February 27th, 2014

Sponsored Post: A Look at the Qualities of Light

The understanding of light is the most fundamental skill in cinematography. Watch and learn about the two basic types of light used in filmmaking and photography; hard and soft. Let’s break down these concepts and show you how to harness their power to improve your lighting.

 

Film Lighting Tutorial: Qualities of Light from Zacuto on Vimeo.

 

Hard light is a direct, often single, light source that hits its subject at a specific angle. The sun is a hard light, as is the flash on your camera.  This hard light creates bright spots of light on the subject with little to no gradation and a distinct, sharp shadow.  In the late 1800s and very early 1900s, filmmakers relied almost entirely on the hard light of the sun for lighting, along with real life practicals like street lamps or open flame. (Photographers were already exploring other options at this time, but for some reason no one asked them!) Movies were mainly shot outside or in studios made with glass roofs so sunlight could stream down upon the actors. Thomas Edison designed a special stage for the Black Maria studio that rotated, so it was at the right angle under the glass roof to catch the sun’s rays, no matter the time of day.

 

Thomas Edison's rotating Black Maria studio.

Thomas Edison’s rotating Black Maria studio.

 

Hard light is often described as harsh and severe (and maybe that’s the look you’re going for) but it can also be dramatic and seductive. Both classic and modern day filmmakers use the clean distinction between light and shadow offered by hard light to tell their story in the most ingenious of ways. Martin Scorsese’s earlier films, like The Godfather and Apocalypse Now, use hard light to great effect, using the sharp contrast between light and shadow to mirror the dark and light within the hearts of his lead characters.  The classic deep shadows and rich texture of Film Noir also come from a clever manipulation of hard light. The final scenes of George Clooney’s 2011 Ides of March are a textbook example of how hard light can be used as a dramatic tool.

 

Example of hard light. Publicity still for Ides of March, 2011.

Example of hard light. Publicity still for Ides of March, 2011.

 

Soft light wasn’t really used until the 1910’s when a sneaky filmmaker finally got the gumption to raid a photographer’s workshop and grabbed a diffuser. A diffuser is simply something that spreads or scatters and softens light. The first diffusers were most likely sheets of thin fabric hung over or in front of hard lights that broke up the direct beam creating a warmer, softer light that wraps around its subject. While the very fancy, official hanging sheets can be and are still used today, diffusers come in all shapes and sizes. Diffusers designed to attach to small camera mounted lights (as opposed to hung studio lights) are often made from curved, graduated or stippled glass or plastic. These curves diffuse the light creating a warm almost glowing look with a soft, graduated shadow. Some lights and bulbs are created specifically to give out a soft light or wash, like Fresnels, and as such are made with curves, graduation and stippling. Woody Allen is often noted for using mainly soft light. This gives his films a soft, romantic look, maybe a little hazy a times which fits the voice of his characters and films.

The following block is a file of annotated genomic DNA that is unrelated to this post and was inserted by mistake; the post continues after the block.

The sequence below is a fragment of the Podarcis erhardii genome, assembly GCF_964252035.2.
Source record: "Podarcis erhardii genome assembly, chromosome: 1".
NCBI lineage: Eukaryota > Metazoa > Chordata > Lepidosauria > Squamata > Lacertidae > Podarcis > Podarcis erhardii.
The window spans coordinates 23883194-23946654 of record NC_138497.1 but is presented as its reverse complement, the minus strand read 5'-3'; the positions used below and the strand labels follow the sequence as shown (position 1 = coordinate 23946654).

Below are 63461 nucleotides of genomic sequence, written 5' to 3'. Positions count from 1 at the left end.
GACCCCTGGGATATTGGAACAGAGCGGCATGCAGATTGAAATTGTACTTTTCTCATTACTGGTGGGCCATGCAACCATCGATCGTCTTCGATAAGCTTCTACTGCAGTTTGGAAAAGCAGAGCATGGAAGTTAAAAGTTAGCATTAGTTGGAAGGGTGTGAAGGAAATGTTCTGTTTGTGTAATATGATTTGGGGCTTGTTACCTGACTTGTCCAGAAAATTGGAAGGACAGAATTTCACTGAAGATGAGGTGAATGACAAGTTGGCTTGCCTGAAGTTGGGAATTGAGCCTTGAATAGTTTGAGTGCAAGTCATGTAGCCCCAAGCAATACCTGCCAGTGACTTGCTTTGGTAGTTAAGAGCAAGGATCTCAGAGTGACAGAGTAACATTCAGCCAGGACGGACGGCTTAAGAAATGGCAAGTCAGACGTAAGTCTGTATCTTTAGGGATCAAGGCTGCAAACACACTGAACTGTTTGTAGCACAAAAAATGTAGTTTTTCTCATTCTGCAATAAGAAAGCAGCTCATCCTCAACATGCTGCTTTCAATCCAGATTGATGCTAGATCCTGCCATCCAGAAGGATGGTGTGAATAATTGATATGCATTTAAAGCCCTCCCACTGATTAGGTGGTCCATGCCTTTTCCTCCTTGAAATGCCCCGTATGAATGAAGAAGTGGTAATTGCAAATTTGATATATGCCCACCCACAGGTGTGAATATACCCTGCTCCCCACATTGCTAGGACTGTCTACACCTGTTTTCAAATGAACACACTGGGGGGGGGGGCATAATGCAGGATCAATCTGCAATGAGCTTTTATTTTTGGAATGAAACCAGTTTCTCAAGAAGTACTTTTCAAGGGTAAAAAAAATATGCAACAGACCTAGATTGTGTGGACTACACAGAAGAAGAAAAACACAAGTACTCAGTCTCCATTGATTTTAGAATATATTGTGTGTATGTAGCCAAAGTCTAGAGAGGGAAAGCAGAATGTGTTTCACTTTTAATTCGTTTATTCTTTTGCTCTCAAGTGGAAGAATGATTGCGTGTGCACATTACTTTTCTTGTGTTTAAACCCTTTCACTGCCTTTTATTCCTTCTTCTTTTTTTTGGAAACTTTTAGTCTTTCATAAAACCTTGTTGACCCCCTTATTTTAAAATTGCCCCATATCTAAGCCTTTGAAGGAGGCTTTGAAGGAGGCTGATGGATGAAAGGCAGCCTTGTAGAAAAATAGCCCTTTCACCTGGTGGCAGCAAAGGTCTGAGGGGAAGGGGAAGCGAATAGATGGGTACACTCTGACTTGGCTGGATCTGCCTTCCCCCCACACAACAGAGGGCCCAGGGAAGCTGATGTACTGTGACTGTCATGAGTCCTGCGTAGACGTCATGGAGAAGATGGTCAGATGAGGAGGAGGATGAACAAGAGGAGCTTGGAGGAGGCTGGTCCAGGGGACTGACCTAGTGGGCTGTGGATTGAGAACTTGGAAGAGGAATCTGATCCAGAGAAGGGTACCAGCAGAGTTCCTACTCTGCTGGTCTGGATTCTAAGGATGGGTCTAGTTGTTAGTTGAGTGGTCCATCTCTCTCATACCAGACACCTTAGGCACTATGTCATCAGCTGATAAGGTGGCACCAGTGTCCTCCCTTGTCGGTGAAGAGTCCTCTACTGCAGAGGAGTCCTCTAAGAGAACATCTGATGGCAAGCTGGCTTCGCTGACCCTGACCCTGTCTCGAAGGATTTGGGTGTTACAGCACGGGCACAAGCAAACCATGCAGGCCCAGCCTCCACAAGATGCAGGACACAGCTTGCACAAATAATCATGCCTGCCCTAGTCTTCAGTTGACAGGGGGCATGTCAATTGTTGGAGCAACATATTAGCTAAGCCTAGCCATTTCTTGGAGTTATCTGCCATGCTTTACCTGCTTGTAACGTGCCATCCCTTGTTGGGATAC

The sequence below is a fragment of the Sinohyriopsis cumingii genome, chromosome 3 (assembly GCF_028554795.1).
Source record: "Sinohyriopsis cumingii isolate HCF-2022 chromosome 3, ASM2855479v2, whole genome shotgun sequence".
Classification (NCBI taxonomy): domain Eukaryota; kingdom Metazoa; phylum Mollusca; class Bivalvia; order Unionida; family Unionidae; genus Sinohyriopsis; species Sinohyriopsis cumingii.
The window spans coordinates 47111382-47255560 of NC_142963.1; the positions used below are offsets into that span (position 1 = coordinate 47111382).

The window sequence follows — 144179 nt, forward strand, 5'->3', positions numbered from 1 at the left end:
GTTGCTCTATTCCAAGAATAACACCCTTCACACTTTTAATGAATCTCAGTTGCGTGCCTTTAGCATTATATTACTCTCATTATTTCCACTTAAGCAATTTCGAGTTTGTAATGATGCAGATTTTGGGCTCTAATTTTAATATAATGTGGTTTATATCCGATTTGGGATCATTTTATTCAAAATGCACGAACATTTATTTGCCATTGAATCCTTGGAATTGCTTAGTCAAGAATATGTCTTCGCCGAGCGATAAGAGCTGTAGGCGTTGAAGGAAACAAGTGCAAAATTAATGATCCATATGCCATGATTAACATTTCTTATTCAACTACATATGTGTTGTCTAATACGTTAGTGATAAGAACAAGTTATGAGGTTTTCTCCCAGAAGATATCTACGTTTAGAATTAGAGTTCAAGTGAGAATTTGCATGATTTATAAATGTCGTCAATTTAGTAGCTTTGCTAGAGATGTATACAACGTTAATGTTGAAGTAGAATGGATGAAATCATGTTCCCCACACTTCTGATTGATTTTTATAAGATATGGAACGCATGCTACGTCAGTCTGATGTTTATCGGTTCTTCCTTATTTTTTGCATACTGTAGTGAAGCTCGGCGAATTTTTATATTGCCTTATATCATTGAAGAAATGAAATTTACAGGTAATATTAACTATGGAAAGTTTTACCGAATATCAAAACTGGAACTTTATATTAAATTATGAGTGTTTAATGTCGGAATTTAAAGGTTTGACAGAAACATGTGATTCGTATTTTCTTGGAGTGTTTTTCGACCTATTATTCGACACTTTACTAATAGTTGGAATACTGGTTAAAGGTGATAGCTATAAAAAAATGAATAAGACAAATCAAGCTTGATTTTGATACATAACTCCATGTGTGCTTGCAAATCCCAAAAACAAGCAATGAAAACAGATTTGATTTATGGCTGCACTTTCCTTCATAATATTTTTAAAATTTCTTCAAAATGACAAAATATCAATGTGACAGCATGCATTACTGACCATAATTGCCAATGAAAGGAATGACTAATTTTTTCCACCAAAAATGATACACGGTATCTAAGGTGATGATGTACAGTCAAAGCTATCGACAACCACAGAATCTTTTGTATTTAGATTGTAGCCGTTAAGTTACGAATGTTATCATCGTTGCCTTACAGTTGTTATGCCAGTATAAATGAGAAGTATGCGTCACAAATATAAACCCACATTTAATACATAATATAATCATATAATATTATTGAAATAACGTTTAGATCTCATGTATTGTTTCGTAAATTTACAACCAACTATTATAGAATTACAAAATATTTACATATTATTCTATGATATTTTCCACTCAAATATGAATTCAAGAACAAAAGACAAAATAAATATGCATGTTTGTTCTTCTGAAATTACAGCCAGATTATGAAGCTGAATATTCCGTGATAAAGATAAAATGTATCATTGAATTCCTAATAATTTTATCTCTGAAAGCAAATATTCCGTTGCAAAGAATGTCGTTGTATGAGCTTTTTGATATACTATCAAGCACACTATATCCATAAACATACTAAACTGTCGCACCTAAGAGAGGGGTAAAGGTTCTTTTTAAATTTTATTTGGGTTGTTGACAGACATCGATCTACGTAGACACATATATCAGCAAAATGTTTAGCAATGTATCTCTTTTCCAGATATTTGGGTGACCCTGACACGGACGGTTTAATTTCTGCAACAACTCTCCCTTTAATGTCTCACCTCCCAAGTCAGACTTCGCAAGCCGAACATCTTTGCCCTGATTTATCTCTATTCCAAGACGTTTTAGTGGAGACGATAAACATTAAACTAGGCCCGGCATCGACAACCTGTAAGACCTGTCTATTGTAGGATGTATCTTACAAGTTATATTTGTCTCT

Most filmmakers use a mixture of hard and soft light to create a natural look that draws the viewer’s eye wherever the director wants it to be. There are, of course, notable exceptions and instances of hard light being used for dramatic effect, and then there’s the “classic” slightly terrifying sitcom where multiple cameras shoot simultaneously requiring an allover soft light with practically no shadows. What, no shadows?  Yes, it’s true. Peter Pan be damned!

We hope this overview has inspired you to look at hard and soft light as tools in your filmmaking tool kit. To learn more about light and shadow see Zacuto’s Emmy award winning film of the same name Light & Shadow and visit www.zacuto.com to see more original programming.

 

Peter-Pan

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ZACUTO, located in Chicago, IL, is known for their “Made in the USA” brand of high quality, originally designed camera accessories. Zacuto Films produces original programming with EMMY’s won in 2010, 2011, 2012, and 2013 (Midwest region) Follow @Zacuto on Twitter.

November 25th, 2013

Sponsored Post: Interactive Portrait Studio Featuring Celebrity Photographer Mark Mann

Leica-Mark-Mann-Basel

Leica invites Art Basel attendees to be part of a living art exhibition on Thursday, December 5th. Celebrity photographer Mark Mann will be taking portraits of participants using the Leica S from 10am-4pm at Trendy Studios. The on-site printing of each image is supported by Image Pro International and print specialists Gady Alroy, of Art Media Studios, and Sean Black. The portraits will be printed on Hanhemühle FineArt photographic paper and displayed outdoors across the entire Trendy Studio space to create a living street art exhibit that will be in constant transformation as each new image is added. The exhibit will remain hanging for the duration of Art Basel, capturing a unique moment in time at this year’s Art Basel. All attendees who pose for a portrait will be given digital copies.

To sign-up please select an available window of time. Portraits will be shot on a first come first serve basis so in order to help us accomodate all guests please arrive during your designated time slot. Guests are invited to hang out and enjoy the event before and after their portraits have been shot.

*All guests posing for their portrait will be required to sign a model release.*

We look forward to seeing you there!